I’ve recently taken over temporarily from Gareth Brown and have been really impressed by the sheer scale and volume of work that is in hand to create Public Health Scotland. This recently culminated in the publication of the latest iteration of the draft target operating model for the new body which was considered by the reform programme board at its meeting in March 2019.
This marks an important milestone as we move from thinking about what the new body needs to do to protect and improve health and wellbeing in Scotland and how it will work with partners, to putting in place the practical steps to establish the organisation.
Designing Public Health Scotland
In developing this, the reform programme has drawn heavily from the commissioned work and projects, and has involved a range of stakeholders with different views and perspectives.
I’ve been really struck at how consultative this process has been with well over 500 staff participating in engagement events. I’m sure as a direct result of this it has helped to develop a draft target operating model which will deliver the ambitious aims we all agreed some time ago. In particular I am confident that Public Health Scotland will be a body that supports, enables and drives change, in collaboration with partners, to achieve the ambitions of public health reform for the health and wellbeing of people in Scotland.
Clearly this isn’t the end of the process, but I’m pleased that is providing a continued opportunity for further engagement with professional groups, NHS boards, health and social care partnerships, third sector organisations and community planning partnerships on the new body.
The one emerging theme from all of the engagements has been a desire to reaffirm the ambition for Public Health Scotland to be significantly different, to be outward looking and collaborative with a strong focus on supporting the whole system – locally and nationally – and utilising the expertise, evidence, research and data capabilities the new body will have to support existing partnerships.
The target operating model balances the long term ambition for the new body with putting in place the necessary building blocks to enable the new body to be fully operational on day one. This includes the legislation required to establish Public Health Scotland.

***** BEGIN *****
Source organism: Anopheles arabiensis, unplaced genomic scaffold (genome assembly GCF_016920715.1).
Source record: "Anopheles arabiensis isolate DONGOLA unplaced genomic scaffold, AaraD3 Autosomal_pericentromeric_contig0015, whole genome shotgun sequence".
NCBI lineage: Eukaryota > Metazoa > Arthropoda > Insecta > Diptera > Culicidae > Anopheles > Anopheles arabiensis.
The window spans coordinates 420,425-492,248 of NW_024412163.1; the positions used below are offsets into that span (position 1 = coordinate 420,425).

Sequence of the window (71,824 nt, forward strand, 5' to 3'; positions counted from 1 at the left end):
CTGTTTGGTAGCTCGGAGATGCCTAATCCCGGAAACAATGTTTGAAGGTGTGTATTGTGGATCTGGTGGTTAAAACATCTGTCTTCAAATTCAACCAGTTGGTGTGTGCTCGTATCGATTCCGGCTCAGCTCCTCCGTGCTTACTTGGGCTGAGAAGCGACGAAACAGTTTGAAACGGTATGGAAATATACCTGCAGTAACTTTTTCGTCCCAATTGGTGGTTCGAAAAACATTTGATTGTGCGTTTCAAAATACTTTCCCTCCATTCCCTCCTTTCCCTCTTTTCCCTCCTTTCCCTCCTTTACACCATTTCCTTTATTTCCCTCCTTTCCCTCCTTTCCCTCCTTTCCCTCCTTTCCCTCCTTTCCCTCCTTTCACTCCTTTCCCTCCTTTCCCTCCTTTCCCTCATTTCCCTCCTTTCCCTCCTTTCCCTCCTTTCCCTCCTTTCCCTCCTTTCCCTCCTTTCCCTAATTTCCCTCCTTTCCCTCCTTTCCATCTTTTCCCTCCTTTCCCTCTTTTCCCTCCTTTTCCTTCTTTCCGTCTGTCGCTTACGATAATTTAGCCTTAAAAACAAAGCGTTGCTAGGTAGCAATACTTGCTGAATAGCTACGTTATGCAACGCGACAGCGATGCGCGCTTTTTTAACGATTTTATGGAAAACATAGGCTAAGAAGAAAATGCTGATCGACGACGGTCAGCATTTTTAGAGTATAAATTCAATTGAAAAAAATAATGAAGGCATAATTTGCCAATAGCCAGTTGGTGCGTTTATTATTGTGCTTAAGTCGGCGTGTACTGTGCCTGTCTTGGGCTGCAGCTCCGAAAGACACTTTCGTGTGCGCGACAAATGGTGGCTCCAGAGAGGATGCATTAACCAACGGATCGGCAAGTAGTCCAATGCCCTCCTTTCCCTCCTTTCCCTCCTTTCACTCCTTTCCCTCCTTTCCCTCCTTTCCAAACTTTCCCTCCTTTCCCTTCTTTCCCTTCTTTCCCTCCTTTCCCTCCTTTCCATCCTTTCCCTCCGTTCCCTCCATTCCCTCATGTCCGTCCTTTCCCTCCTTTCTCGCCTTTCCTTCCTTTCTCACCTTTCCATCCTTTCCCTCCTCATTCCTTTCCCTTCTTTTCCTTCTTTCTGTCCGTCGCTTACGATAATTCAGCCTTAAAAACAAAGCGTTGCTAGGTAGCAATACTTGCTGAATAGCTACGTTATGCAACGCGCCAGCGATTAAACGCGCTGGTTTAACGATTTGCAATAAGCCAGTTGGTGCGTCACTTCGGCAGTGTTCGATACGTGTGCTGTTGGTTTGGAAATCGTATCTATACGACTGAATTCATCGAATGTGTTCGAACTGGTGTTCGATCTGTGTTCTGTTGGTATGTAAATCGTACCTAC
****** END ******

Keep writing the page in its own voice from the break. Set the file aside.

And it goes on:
The required consultation process which was originally anticipated to be completed in April 2019 will now be undertaken in the summer of 2019. This will be important in laying the foundations for the new body and for recruiting the leadership team –the chair, board and chief executive - who will be responsible for delivering the ambitions set out in the target operating model.
The programme board has agreed to begin the process of defining the roles and function of the senior team of Public Health Scotland. The programme board has also agreed a process to put in place the required corporate services for the new body including those that should be delivered on ‘Once for Scotland’ basis where appropriate.
The above will ensure Public Health Scotland will be fully operational on day one, and ready to continue the journey to further develop its strong leadership role within the public health system.
The target operating model includes an indicative timeline for this journey and recognises that it is the public health system’s performance as a whole that will improve health and wellbeing in Scotland. The focus of the organisation on day one and in the future will be on Public Health Scotland’s part within this - through its services, its support and its leadership.
This is an incredibly exciting time and I am delighted to be joining you all on the journey of reforming how Public Health is delivered in Scotland.